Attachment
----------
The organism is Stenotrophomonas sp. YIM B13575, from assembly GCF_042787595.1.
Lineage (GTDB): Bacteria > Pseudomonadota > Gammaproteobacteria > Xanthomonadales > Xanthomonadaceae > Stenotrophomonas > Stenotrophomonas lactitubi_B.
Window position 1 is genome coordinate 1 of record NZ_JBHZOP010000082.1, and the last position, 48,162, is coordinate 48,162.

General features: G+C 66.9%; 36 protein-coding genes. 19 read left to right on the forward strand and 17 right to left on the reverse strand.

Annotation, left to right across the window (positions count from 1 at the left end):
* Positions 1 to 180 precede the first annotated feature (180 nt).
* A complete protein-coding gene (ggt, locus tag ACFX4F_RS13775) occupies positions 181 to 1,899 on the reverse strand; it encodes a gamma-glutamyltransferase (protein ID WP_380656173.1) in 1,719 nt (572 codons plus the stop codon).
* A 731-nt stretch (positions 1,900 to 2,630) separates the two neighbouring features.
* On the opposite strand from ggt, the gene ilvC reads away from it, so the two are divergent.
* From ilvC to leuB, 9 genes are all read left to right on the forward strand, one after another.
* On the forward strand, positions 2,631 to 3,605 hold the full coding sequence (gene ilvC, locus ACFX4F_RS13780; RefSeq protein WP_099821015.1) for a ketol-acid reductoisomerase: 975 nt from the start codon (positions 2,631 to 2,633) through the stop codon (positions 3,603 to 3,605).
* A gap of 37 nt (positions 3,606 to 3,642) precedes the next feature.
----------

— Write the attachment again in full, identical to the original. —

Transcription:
The organism is Stenotrophomonas sp. YIM B13575, from assembly GCF_042787595.1.
Lineage (GTDB): Bacteria > Pseudomonadota > Gammaproteobacteria > Xanthomonadales > Xanthomonadaceae > Stenotrophomonas > Stenotrophomonas lactitubi_B.
Window position 1 is genome coordinate 1 of record NZ_JBHZOP010000082.1, and the last position, 48,162, is coordinate 48,162.

General features: G+C 66.9%; 36 protein-coding genes. 19 read left to right on the forward strand and 17 right to left on the reverse strand.

Annotation, left to right across the window (positions count from 1 at the left end):
* Positions 1 to 180 precede the first annotated feature (180 nt).
* A complete protein-coding gene (ggt, locus tag ACFX4F_RS13775) occupies positions 181 to 1,899 on the reverse strand; it encodes a gamma-glutamyltransferase (protein ID WP_380656173.1) in 1,719 nt (572 codons plus the stop codon).
* A 731-nt stretch (positions 1,900 to 2,630) separates the two neighbouring features.
* On the opposite strand from ggt, the gene ilvC reads away from it, so the two are divergent.
* From ilvC to leuB, 9 genes are all read left to right on the forward strand, one after another.
* On the forward strand, positions 2,631 to 3,605 hold the full coding sequence (gene ilvC, locus ACFX4F_RS13780; RefSeq protein WP_099821015.1) for a ketol-acid reductoisomerase: 975 nt from the start codon (positions 2,631 to 2,633) through the stop codon (positions 3,603 to 3,605).
* A gap of 37 nt (positions 3,606 to 3,642) precedes the next feature.